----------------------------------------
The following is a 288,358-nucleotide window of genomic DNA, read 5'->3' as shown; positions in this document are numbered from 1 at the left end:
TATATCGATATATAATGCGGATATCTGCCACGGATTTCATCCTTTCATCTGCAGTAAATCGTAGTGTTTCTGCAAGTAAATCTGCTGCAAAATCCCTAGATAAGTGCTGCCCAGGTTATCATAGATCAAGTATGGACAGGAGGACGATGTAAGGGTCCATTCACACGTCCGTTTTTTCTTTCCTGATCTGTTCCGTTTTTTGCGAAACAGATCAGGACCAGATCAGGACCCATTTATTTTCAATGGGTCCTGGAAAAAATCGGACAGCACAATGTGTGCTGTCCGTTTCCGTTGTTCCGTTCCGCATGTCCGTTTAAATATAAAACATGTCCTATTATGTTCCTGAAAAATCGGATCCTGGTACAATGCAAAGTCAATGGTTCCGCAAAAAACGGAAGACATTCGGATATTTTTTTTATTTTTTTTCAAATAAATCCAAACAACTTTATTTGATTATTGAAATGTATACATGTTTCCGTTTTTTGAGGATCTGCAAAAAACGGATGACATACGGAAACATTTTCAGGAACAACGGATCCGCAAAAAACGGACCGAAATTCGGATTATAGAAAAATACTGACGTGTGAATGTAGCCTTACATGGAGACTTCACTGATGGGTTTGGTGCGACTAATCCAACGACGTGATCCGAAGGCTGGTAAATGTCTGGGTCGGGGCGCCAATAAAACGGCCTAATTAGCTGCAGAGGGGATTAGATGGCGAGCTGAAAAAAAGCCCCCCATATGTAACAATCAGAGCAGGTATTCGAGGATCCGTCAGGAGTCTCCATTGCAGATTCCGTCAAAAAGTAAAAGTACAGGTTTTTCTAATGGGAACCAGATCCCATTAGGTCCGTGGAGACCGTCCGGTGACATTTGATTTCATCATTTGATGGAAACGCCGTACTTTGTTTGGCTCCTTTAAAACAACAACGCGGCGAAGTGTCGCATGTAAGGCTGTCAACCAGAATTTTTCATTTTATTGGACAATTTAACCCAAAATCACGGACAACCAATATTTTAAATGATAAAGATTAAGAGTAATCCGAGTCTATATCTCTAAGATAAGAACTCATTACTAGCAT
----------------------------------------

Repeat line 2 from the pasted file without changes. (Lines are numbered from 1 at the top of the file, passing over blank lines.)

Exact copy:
TATATCGATATATAATGCGGATATCTGCCACGGATTTCATCCTTTCATCTGCAGTAAATCGTAGTGTTTCTGCAAGTAAATCTGCTGCAAAATCCCTAGATAAGTGCTGCCCAGGTTATCATAGATCAAGTATGGACAGGAGGACGATGTAAGGGTCCATTCACACGTCCGTTTTTTCTTTCCTGATCTGTTCCGTTTTTTGCGAAACAGATCAGGACCAGATCAGGACCCATTTATTTTCAATGGGTCCTGGAAAAAATCGGACAGCACAATGTGTGCTGTCCGTTTCCGTTGTTCCGTTCCGCATGTCCGTTTAAATATAAAACATGTCCTATTATGTTCCTGAAAAATCGGATCCTGGTACAATGCAAAGTCAATGGTTCCGCAAAAAACGGAAGACATTCGGATATTTTTTTTATTTTTTTTCAAATAAATCCAAACAACTTTATTTGATTATTGAAATGTATACATGTTTCCGTTTTTTGAGGATCTGCAAAAAACGGATGACATACGGAAACATTTTCAGGAACAACGGATCCGCAAAAAACGGACCGAAATTCGGATTATAGAAAAATACTGACGTGTGAATGTAGCCTTACATGGAGACTTCACTGATGGGTTTGGTGCGACTAATCCAACGACGTGATCCGAAGGCTGGTAAATGTCTGGGTCGGGGCGCCAATAAAACGGCCTAATTAGCTGCAGAGGGGATTAGATGGCGAGCTGAAAAAAAGCCCCCCATATGTAACAATCAGAGCAGGTATTCGAGGATCCGTCAGGAGTCTCCATTGCAGATTCCGTCAAAAAGTAAAAGTACAGGTTTTTCTAATGGGAACCAGATCCCATTAGGTCCGTGGAGACCGTCCGGTGACATTTGATTTCATCATTTGATGGAAACGCCGTACTTTGTTTGGCTCCTTTAAAACAACAACGCGGCGAAGTGTCGCATGTAAGGCTGTCAACCAGAATTTTTCATTTTATTGGACAATTTAACCCAAAATCACGGACAACCAATATTTTAAATGATAAAGATTAAGAGTAATCCGAGTCTATATCTCTAAGATAAGAACTCATTACTAGCAT